In a theological thread over at Reddit, I ran into the following:
A literal interpretation of Genesis has been warned against probably since the old Jewish scholars that wrote it…. You acknowledge this point, so why can’t you accept that the message of original sin is to be interpreted as well?
I think I basically agree with what this redditor is trying to say, but I’m not really interested in pursuing the question of creationism at the moment. It’s that last sentence that interests me here, as it implies that some texts are to be “interpreted” and others are not. It’s a usage of the word “interpret” that I’ve seen other places: “to interpret” means “to read in a non-literal way.” And it’s a usage that papers over the fact that all reading is interpretation.
Let’s start with an easy case. Say you’re reading T.S. Eliot famously dense poem The Waste Land and are stopped in your tracks by the first sentence:
April is the cruelest month
Breeding lilacs out of the dead land, mixing
Memory and desire, stirring
Dull roots with spring rain.
What in the world does this mean? Obviously, I’m going to have to interpret this sentence. But does “interpret” mean “just make any old thing up?” No – there are such things as better and worse interpretations. A worse interpretation: “These lines are about how annoying my April-born sister is!” A better interpretation: “These lines are about the deep pain behind the deceptively cheerful treatment of spring in Chaucer’s Canterbury Tales.” Perhaps even that second reading is wrong, but if so, it’s wrong for the same reason it is better than the sibling-rivalry-reading. The more grounded in and justified by the text, the better the interpretation.
The raw material of the interpreter is a collection of bare facts. The fact that the poem consists in these words, the fact that they are strung together with these grammatical forms, the fact that they are in this order. The task of the interpreter is to mine these facts for meaning or sense.
We needn’t scale the perplexing heights of modernist poetry to see interpretation at work. Let’s take another, easier example. I recently gave my high school students a copy of the lyrics of “Jesus of Suburbia” by Green Day, which tells the story of a character struggling to escape from his conformist suburban background. T.S. Eliot it’s not. And yet my students had a difficult time understanding it. For most of them, it made no sense on a first reading. It was only after we had struggled with the text, interrogating its word choices, that the students were able to begin piecing together the sense of the song. While some of that included identifying themes, a great deal of the work was spent simply figuring out the plot. They were still mining the raw data of the song for meaning, even if that meaning was what we might otherwise refer to as “the literal meaning.”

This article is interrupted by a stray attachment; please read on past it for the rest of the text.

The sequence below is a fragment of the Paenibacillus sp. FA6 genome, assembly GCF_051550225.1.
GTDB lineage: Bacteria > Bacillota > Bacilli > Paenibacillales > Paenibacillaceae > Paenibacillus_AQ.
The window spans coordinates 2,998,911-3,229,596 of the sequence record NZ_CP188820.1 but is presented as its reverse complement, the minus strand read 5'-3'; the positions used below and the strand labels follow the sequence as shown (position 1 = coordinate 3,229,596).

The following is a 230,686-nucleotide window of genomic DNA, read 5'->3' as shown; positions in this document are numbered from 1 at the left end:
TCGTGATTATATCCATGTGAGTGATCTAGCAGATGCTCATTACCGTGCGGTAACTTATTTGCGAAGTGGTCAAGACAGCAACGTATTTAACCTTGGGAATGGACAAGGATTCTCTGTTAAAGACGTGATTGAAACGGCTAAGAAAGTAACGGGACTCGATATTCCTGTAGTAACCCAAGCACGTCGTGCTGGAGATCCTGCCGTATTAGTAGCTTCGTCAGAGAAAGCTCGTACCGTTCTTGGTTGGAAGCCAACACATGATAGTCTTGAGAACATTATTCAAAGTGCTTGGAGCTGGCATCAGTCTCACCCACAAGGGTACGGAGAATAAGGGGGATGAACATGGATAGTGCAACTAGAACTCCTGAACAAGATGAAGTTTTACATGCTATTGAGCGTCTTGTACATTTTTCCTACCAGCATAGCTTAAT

You don’t have to be a literature professor (neither I nor my students are, certainly) to find yourself resorting to interpretation. You do it every time you read. (In fact, I think you do it every single time we make an inference of any sort, but that’s a somewhat different story). You are doing it right now, piecing together this essay’s meaning from the words, sentences, and paragraphs that undeniably comprise it. You do it when you watch a movie and try to piece together an overarching narrative out of the smaller units of acts, scenes, lines, and so on. You do it when you read a newspaper article and move to an understanding of some event from looking at scribbles on a page. Some of these acts of interpretation are easier than others, but they nonetheless remain acts of interpretation.
So what? Why does this have my panties in such a twist?
Any “literal sense” is itself the result of interpretation. What you think Genesis is “literally” about is the result of your having inferred meaning from a text. Branding that interpretation as “literal” and then distancing “literal” from “interpretive” gives your interpretation an artificially privileged status that exempts it from argument.
Compare this with the natural law tradition in moral philosophy. The worst strands of this tradition (most often from Catholics) take arguable positions and brand them with the concept of “nature” to place them beyond discussion. My favorite example is the (perhaps apocryphal) account of a discussion between several Catholic bishops in the early 60s about how women ought to wear skirts rather than pants, and any argument otherwise simply ignores the dictates of “nature.” Or when my bishop in graduate school argued that the Vagina Monologues were immoral because nature itself teaches us that the woman’s sexual organs are hidden, tucked away inside the body.
In both cases the rhetorical move is to mask your own inference with an appeal to some absolute, either “nature” or the “literal.” Of course, the rhetorical trickery of “the literal” pops up in discussions about the Bible. But it also rears its head quite often in politics. It’s what happens both on left and right when someone claims their reading of one article of the Constitution is “obvious” or “literal” in order to dismiss someone else’s. Just think of the debates that swirl around the 2nd and 14th Amendments. News stations do the same by branding themselves “fair and balanced” or by falsely affecting neutrality. Or on the campaign trail. I have often found myself and others defending our preferred candidate’s comments with interpretive intricacy while attacking other candidates for the “plain meaning” of their statements. In the case of Ahmadinejad’s purported comment about wiping Israel off the map, your interpretive stance may very well affect your willingness to use military might against Iran. And on and on.
So, yes, the original redditor’s comment was rather benign. But it instantiates an illegitimate distinction between “literal” and “interpreted” that can be anything but.